Photographer Akintola Hanif's Remarkable Images Celebrate Black Love and Community
A girl and her brother in Baxter Terrace Projects in Newark, New Jersey. All photos by Akintola Hanif
VICE's #BlackLove series celebrates the bonds between black people through intimate, powerful, and uplifting narratives of love in all its forms. Through these stories, we honor the art, activism, and beauty that grows from black love.
Akintola Hanif has been documenting his community in and around Newark, New Jersey, for the better part of two decades. The photojournalist and filmmaker first self-published his magazine, HYCIDE, in the summer of 2011, debuting each new issue at local art galleries and cultural venues and attracting hundreds of fans and followers to popular events. The magazine, where he serves as editor-in-chief, quickly became a platform for Hanif to share the work of fellow photographers and artists he admired, as well as residents of a city who had a story to tell.
By 2015, HYCIDE had been included in collections at the Schomburg Center for Research in Black Culture, the Metropolitan Museum of Art Thomas J. Watson Library, the International Center for Photography, the Newark Public Library, and the Library of Congress. Hanif’s photographs have also been part of collections at the New Jersey State Museum and National Museum of African American History and Culture, and his photography exhibitions received rave reviews and ample coverage in publications like the Village Voice and New York Times.
Then, in January 2017, Hanif suffered a stroke. He wasn't sure he would recover, but two years later, he’s back at it and more focused and serious than ever about his craft.
By countering negative depictions of black people in the media, Hanif has crafted his own lane for celebrating the lives and experiences of people he's encountered along his journey. I spoke with Hanif about family, community, and the subjects and people who inspire him the most.
VICE: Reviewing your work over the past 15 to 20 years, how would you say the theme of black love shows up in your photography?
Akintola Hanif: I think it’s obvious I love my subjects, meaning black people. It translates in almost every photo I take. I consider myself to have a compassionate or empathetic eye and try my best to present and represent my subjects in their highest light. Even when my subjects appear to be down and out, my images reflect the noble grace I see in them.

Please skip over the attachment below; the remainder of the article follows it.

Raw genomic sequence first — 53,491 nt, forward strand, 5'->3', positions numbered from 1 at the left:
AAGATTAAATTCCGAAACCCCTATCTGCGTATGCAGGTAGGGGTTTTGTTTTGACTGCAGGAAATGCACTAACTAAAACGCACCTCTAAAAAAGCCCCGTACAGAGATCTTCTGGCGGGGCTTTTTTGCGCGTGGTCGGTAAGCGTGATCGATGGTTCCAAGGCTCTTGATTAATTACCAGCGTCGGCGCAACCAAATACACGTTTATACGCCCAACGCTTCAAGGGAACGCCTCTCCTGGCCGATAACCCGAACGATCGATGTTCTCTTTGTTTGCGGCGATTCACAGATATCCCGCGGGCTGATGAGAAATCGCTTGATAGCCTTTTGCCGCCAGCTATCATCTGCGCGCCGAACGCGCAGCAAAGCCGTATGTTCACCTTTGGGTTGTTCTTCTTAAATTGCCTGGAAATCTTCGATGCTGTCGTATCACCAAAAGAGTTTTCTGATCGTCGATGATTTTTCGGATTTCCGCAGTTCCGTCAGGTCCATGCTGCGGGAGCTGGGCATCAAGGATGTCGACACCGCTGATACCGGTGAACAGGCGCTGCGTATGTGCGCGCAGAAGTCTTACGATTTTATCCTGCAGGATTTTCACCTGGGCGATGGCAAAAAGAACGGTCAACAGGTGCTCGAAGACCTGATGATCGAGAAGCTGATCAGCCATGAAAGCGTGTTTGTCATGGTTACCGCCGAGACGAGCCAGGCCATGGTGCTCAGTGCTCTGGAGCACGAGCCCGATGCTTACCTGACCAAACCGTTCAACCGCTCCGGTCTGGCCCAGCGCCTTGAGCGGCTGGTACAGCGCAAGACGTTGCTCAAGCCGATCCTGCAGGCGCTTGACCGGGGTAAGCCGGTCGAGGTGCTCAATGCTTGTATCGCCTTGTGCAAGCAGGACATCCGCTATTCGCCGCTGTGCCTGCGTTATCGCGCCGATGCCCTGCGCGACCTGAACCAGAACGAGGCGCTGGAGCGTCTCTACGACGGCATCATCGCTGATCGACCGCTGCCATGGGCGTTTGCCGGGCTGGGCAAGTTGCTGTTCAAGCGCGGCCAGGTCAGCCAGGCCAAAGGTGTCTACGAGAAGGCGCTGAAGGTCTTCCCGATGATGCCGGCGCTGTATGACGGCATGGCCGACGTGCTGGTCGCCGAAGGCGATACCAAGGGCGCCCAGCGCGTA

Most of my images have been taken in Newark, specifically in the hood. I’ve worked at a youth and community development agency, YouthBuild Newark, for 15 years. I teach a photography class at their charter school now, but I was the organization’s resident documentarian for years. Because of this, I have access to various hoods in Newark through the young people I’ve met. I developed a close bond and sense of trust with the students and immediately recognized their beauty. I have always chosen to focus on the so-called little people in my work, because the hood has shown me more love than any place in the world. I appointed myself to represent my people correctly and counter negative stereotypes often seen in mainstream media. People don’t always understand that from my work, but if you investigate closely you can find extreme beauty in the most unlikely places.
My work is an honest reflection of things people don’t want to see but [are] right around the corner or nearby. It’s a reflection of black beauty on a whole, not eliminating anybody or focusing on the prettiest usual suspects.
What’s most important to you to demonstrate in your work now?
When I first created HYCIDE, people were always asking me why I focused on gangs, the homeless, and the hood so much. So I said, I might as well let the people tell their own stories, and that seemed to answer everyone’s questions all at once. HYCIDE was created to inspire a sense of understanding and empathy for marginalized and dispossessed people around the world, especially towards people of color. At first, I focused on subculture, art, and conflict. I still focus on art and conflict but I’m not concerned with shock value anymore. I’m concerned with documenting black and brown culture and all of its nuance. Times have drastically changed and it’s only right that my work becomes more political and more inclusive.